Joint with Janna Rezaee.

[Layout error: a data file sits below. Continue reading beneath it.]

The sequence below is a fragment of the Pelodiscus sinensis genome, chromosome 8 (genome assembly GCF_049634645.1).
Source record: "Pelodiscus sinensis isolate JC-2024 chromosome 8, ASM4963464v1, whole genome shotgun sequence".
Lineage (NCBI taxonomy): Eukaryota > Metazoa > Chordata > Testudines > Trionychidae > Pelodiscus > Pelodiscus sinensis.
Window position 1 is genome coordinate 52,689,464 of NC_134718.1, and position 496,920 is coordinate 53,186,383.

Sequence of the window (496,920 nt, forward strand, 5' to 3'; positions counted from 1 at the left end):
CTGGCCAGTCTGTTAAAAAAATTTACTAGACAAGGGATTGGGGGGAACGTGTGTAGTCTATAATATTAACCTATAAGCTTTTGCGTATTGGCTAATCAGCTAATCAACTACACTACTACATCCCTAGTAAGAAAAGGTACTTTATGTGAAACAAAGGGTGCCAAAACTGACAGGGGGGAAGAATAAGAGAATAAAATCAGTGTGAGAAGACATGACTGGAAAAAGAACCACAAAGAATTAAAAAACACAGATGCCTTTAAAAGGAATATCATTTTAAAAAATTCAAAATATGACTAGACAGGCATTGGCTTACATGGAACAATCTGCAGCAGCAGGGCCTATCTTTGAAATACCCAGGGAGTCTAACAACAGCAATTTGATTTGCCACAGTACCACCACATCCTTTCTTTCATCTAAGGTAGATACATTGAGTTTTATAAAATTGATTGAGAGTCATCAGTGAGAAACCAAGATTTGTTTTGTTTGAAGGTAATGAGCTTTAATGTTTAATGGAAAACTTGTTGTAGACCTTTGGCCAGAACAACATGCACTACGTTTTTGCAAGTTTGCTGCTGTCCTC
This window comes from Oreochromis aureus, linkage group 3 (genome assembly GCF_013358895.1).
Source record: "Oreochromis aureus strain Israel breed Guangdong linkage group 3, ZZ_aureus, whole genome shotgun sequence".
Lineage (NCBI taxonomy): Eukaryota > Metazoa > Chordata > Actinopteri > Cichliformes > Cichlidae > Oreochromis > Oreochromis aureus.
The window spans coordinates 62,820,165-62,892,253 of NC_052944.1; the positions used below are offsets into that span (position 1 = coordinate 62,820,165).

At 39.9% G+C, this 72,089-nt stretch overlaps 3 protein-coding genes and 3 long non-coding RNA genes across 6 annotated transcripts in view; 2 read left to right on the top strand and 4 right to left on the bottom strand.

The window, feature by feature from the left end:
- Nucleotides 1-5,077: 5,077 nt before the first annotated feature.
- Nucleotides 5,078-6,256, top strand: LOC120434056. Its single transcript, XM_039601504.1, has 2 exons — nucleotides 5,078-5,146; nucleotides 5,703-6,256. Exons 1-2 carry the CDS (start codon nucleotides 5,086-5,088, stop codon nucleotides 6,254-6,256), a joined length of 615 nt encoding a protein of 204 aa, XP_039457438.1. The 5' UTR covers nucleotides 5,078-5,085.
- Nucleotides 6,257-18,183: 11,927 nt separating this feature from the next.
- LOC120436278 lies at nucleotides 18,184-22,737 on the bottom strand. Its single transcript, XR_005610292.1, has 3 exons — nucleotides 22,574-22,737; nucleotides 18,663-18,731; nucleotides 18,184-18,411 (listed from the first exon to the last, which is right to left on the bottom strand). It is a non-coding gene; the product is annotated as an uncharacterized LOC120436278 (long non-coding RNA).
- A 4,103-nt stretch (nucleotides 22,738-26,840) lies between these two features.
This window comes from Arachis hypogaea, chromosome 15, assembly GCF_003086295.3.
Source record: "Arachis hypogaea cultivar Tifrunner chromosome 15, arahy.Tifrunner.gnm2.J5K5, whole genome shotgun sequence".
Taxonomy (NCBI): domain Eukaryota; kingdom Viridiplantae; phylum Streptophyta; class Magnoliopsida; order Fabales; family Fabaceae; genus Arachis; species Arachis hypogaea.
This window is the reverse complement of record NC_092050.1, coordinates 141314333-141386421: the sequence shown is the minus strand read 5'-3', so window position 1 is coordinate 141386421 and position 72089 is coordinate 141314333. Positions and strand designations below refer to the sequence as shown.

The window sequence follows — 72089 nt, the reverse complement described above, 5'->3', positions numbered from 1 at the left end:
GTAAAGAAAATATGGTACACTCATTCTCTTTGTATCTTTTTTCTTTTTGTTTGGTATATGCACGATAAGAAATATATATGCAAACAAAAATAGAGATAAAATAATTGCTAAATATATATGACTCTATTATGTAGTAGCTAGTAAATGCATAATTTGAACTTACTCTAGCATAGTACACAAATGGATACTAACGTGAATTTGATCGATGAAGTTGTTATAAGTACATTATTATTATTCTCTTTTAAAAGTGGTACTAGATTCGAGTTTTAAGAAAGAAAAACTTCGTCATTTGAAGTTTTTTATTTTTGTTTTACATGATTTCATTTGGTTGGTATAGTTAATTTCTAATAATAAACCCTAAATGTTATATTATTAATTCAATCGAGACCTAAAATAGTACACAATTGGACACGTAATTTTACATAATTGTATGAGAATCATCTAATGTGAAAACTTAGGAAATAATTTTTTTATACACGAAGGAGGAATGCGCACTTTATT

Building on recent work by Hirsch and Shotts (2015), we analyze a model of agency policy-making wherein an agency can only keep pace with a lobbyist in crafting high-quality policies when the president has increased its capacity with a high-capacity appointment or private contractor. Surprisingly, we find that when the lobbyist caters policy to the agency, the president is always (weakly) better off granting capacity to the agency. This may occur even though the president suffers ideological losses as the policy outcome shifts closer toward the agency, relative to when the lobbyist caters to the president. Indeed, the allocation of internal capacity to the agency by the president bids up the amount of quality that the lobbyist must put forth in order to buy off both the agency and the president. In many cases, this makes the president better off.